Clearing obligation, risk mitigation, NFCs, margin for OTC, derivatives, effective supervision, dispute
resolution

Trade repository requirements

CCP requirements

CLIENT PUBLICATION

US JAPAN AUSTRALIA
Clearing obligation No equivalence decision yet.
ESMA’s advice: equivalent, provided that:
(i) the product subject to the clearing obligation in the
EU is also subject to the clearing obligation in the US;
and
(ii) the entity in the US is a non-exempted entity, or, if
exempted, it would benefit from an equivalent
exemption in the EU.
Intragroup transactions:
In view of the establishment of an equivalent regime for
the clearing obligation and for risk mitigation techniques
(see below requirements which are part of the EMIR
risk mitigation rules), ESMA advises that transactions
between EU and US entities in the same group should
benefit from the intragroup exemption.
No equivalence decision yet.
ESMA’s advice: equivalent, provided that:
(i) the product subject to the clearing obligation in the
EU is also subject to the clearing obligation in Japan;
and
(ii) the entity in Japan is a non-exempted entity, or, if
exempted, it would benefit from an equivalent
exemption in the EU.
No equivalence decision yet.
ESMA’s advice: equivalent, provided that:
(i) the product subject to the clearing obligation in the
EU is also subject to the clearing obligation in Australia;
and
(ii) the entity in Australia is a non-exempted entity, or if
exempted, it would benefit from an equivalent
exemption if established in the EU.
Timely confirmation No equivalence decision yet.
ESMA’s advice: equivalent, provided that:
(i) the relevant transaction is executed between a EU
counterparty and a Swap Dealer (“SD”) or Major Swap
Participant (“MSP”) subject to Commodity Futures
Trading Commission (“CFTC”) jurisdiction; and
(ii) reporting of unconfirmed trades to EU national
regulators is not disapplied.
No equivalence decision yet.
ESMA’s advice: not equivalent. There are no legally
binding requirements for timely confirmation.
No equivalence decision yet.
ESMA’s advice: not equivalent. There are no legally
binding requirements for timely confirmation. However,
entities regulated by the Australian Securities and
Investments Commission (“ASIC”) (e.g. financial
services providers) are subject to risk management
requirements and have an obligation to conduct
financial services honestly, efficiently and fairly.
Institutions regulated by the Australian Prudential
Regulation Authority (“APRA”) are also subject to
regulatory guidance. There are also industry
conventions about timely confirmation.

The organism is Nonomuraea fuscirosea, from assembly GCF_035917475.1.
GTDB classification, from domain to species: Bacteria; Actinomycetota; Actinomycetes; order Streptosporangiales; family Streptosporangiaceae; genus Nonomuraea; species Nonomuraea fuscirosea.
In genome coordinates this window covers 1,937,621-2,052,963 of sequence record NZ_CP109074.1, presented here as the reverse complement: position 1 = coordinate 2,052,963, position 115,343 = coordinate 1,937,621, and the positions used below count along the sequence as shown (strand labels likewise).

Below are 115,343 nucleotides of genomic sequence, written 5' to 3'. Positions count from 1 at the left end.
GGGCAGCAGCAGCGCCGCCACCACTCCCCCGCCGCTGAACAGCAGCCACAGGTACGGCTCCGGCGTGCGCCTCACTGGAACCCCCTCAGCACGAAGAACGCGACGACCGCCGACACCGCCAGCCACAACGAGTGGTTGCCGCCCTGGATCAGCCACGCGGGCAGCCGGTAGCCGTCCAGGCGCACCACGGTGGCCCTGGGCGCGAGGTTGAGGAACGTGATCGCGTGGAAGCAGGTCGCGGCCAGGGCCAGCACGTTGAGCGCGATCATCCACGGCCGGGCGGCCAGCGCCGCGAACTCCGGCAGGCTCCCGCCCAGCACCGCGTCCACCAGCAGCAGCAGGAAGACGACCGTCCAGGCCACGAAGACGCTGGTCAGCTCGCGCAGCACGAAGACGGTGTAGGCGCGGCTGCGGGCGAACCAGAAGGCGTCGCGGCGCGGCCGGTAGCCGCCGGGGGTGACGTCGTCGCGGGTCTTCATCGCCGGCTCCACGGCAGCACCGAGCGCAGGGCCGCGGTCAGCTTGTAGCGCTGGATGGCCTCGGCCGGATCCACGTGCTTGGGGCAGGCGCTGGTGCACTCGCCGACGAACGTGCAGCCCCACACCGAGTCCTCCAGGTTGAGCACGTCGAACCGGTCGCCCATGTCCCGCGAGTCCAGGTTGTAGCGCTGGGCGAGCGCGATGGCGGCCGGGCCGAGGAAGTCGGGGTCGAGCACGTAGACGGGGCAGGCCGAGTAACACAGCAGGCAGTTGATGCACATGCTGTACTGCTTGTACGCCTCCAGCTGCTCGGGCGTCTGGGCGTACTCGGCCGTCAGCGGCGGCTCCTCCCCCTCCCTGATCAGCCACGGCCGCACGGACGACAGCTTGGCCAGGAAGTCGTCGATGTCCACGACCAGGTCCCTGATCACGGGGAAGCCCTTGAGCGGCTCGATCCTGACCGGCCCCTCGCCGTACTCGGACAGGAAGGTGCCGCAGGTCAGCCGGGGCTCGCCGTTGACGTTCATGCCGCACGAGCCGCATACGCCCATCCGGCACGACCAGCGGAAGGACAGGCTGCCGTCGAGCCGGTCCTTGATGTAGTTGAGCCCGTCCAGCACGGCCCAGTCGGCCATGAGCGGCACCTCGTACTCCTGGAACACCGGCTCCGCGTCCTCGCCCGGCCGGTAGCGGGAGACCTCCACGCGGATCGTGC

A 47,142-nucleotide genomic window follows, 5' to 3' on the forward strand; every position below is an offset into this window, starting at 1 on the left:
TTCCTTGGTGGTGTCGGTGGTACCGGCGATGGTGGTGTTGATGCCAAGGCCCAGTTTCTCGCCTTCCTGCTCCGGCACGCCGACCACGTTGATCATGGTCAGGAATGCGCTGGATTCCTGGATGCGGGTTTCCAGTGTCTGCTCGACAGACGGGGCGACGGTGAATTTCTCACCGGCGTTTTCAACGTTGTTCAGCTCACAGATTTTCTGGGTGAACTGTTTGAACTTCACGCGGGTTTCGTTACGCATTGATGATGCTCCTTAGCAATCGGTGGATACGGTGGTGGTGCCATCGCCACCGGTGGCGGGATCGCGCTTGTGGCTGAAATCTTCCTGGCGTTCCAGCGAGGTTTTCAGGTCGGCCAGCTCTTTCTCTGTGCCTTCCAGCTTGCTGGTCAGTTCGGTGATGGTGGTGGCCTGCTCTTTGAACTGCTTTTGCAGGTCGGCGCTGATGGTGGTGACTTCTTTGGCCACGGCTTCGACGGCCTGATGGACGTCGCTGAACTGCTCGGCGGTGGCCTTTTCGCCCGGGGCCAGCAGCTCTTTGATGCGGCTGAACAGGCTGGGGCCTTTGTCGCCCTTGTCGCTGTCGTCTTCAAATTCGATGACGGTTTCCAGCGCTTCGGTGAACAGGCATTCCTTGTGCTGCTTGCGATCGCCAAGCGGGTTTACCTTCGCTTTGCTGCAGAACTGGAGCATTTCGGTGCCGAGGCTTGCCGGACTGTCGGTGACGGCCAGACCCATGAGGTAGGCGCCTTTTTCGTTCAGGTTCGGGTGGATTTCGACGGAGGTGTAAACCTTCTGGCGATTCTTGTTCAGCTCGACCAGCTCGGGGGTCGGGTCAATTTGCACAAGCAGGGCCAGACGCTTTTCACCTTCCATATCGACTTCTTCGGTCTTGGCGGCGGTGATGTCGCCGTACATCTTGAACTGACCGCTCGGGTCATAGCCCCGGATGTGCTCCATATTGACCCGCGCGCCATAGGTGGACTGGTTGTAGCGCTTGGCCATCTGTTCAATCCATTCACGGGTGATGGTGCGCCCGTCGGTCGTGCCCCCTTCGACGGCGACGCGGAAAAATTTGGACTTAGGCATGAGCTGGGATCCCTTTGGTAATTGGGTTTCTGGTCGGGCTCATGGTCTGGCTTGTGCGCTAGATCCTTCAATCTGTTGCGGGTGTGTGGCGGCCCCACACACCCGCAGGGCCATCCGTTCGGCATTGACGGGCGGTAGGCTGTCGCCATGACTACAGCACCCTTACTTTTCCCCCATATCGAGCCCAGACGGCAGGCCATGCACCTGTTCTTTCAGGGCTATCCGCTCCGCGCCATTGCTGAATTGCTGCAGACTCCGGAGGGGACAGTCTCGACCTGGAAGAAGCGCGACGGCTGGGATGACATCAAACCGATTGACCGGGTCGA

Portfolio reconciliation No equivalence decision yet.
ESMA’s advice: equivalent, provided that:
(i) where the transaction is between a financial
counterparty or a NFC that is above the EMIR clearing
threshold (“NFC+”) and a SD or MSP, the SD or MSP
apply the provisions applicable to transactions between
SDs and MSPs; and
(ii) where the transaction is between a NFC that is
below the EMIR clearing threshold (“NFC-”) and a SD
or MSP, the SD or MSP apply the provisions applicable
to transactions to counterparties other than a SD or
MSP.
No equivalence decision yet.
ESMA’s advice: not equivalent. There are no legally
binding requirements for portfolio reconciliation.
No equivalence decision yet.
ESMA’s advice: not equivalent. There are no legally
binding requirements for portfolio reconciliation.
However, entities regulated by ASIC and/or APRA are
subject to risk management requirements, and entities
regulated by ASIC have the obligation to conduct
financial services honestly, efficiently and fairly.
Breaches are enforceable by ASIC and/or APRA,
depending on which requirement may not have been
complied with, but this is considered insufficient.
8
US JAPAN AUSTRALIA
Portfolio compression No equivalence decision yet.
ESMA’s advice: equivalent where the entity subject to
the EMIR provisions on portfolio compression in the EU
enters into transactions with a SD or MSP subject to the
CFTC regime.
No equivalence decision yet.
ESMA’s advice: not equivalent. There are no legally
binding requirements for portfolio compression.
No equivalence decision yet.
ESMA’s advice: not equivalent. There are no legally
binding requirements for portfolio compression.
Dispute resolution No equivalence decision yet.
ESMA’s advice: not equivalent.

No equivalence decision yet.
ESMA’s advice: not equivalent.
No equivalence decision yet.
ESMA’s advice: not equivalent.
Effective supervisory and
enforcement arrangements